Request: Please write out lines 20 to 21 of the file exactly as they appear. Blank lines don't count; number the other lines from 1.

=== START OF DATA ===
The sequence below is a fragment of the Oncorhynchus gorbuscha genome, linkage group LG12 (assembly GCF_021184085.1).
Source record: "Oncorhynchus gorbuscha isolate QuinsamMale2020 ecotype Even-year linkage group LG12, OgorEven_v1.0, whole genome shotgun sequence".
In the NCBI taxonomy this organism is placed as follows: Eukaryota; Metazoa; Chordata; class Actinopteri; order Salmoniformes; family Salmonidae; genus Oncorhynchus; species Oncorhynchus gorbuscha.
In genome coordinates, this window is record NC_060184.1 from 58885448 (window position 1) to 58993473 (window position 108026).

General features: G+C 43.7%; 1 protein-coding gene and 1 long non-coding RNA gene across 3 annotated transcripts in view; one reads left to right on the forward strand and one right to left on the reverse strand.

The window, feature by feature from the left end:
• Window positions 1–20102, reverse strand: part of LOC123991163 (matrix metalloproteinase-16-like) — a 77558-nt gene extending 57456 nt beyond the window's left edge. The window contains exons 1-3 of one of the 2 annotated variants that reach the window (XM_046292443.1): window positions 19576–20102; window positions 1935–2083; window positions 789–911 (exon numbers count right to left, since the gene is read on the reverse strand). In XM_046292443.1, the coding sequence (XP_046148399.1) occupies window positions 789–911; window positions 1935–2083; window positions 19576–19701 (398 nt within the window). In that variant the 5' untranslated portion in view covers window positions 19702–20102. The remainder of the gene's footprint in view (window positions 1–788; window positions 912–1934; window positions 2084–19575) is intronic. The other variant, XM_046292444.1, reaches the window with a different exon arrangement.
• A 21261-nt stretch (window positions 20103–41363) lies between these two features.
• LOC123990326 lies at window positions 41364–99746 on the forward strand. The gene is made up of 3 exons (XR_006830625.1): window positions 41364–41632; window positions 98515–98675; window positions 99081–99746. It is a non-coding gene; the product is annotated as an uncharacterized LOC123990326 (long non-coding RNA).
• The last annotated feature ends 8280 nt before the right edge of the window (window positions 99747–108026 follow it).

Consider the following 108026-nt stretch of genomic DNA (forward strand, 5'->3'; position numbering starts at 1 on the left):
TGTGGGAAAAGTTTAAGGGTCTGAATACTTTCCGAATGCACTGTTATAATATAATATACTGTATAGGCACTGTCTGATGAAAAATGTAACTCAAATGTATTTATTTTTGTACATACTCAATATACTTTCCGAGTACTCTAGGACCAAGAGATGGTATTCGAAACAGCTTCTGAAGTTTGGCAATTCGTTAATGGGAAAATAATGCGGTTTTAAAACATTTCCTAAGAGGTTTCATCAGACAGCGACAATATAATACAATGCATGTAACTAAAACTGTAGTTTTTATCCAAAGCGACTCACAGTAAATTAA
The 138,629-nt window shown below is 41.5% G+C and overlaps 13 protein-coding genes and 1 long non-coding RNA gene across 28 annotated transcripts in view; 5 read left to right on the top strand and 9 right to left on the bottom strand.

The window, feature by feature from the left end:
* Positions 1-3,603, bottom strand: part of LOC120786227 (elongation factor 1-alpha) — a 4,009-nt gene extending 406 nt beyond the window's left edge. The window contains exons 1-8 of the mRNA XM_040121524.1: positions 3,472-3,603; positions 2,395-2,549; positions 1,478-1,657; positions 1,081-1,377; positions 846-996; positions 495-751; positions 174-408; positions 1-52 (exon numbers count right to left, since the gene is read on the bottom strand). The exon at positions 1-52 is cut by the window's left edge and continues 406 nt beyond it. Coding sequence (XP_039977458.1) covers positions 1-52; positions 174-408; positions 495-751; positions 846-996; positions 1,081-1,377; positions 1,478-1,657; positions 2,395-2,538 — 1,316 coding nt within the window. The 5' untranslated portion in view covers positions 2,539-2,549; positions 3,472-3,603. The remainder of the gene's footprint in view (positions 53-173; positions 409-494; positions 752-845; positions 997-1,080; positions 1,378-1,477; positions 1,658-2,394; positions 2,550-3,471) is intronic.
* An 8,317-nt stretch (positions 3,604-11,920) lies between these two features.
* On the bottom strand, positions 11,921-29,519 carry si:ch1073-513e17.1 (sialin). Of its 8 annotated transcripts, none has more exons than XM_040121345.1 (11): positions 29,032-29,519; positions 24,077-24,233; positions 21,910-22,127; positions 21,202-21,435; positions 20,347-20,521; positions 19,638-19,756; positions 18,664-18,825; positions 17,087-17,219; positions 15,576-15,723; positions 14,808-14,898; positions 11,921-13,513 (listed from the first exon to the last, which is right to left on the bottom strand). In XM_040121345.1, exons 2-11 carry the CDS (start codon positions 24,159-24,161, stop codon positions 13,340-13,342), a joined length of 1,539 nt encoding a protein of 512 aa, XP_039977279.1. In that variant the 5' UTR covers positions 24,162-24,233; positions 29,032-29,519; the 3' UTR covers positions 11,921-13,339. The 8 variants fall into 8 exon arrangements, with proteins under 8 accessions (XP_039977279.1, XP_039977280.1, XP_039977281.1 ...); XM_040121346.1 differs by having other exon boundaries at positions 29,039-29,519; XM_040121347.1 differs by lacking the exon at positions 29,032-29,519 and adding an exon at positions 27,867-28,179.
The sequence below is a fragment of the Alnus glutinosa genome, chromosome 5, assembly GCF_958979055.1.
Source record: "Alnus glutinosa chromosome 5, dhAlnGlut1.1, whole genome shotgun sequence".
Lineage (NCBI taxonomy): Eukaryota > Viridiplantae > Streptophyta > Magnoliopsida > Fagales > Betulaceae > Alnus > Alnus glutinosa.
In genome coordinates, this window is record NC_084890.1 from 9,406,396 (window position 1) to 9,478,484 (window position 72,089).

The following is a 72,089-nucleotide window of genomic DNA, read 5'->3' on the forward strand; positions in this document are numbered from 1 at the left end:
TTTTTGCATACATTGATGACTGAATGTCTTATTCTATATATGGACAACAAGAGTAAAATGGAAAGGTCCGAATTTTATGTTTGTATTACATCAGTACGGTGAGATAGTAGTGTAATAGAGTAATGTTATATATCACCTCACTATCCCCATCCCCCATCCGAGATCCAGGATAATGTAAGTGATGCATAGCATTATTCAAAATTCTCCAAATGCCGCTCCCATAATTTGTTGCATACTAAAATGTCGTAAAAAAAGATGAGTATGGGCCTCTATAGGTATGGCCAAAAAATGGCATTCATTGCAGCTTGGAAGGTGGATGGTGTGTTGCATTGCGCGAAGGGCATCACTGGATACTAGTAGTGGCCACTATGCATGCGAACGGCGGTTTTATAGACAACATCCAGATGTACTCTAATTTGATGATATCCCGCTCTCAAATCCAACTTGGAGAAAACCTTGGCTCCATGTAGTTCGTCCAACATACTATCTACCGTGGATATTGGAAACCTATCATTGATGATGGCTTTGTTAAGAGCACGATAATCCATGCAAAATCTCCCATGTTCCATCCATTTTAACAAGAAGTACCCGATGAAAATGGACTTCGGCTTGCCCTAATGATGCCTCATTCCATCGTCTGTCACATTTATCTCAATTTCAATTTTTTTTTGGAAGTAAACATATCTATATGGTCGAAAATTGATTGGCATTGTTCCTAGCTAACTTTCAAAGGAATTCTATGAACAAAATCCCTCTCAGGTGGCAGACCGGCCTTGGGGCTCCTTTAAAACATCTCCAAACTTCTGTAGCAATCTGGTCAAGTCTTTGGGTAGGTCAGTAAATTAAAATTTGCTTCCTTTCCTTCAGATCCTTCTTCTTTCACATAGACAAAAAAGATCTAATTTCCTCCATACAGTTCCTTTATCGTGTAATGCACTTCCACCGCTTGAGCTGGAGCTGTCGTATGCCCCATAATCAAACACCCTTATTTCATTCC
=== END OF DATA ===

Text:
Lineage (NCBI taxonomy): Eukaryota > Viridiplantae > Streptophyta > Magnoliopsida > Fagales > Betulaceae > Alnus > Alnus glutinosa.
In genome coordinates, this window is record NC_084890.1 from 9,406,396 (window position 1) to 9,478,484 (window position 72,089).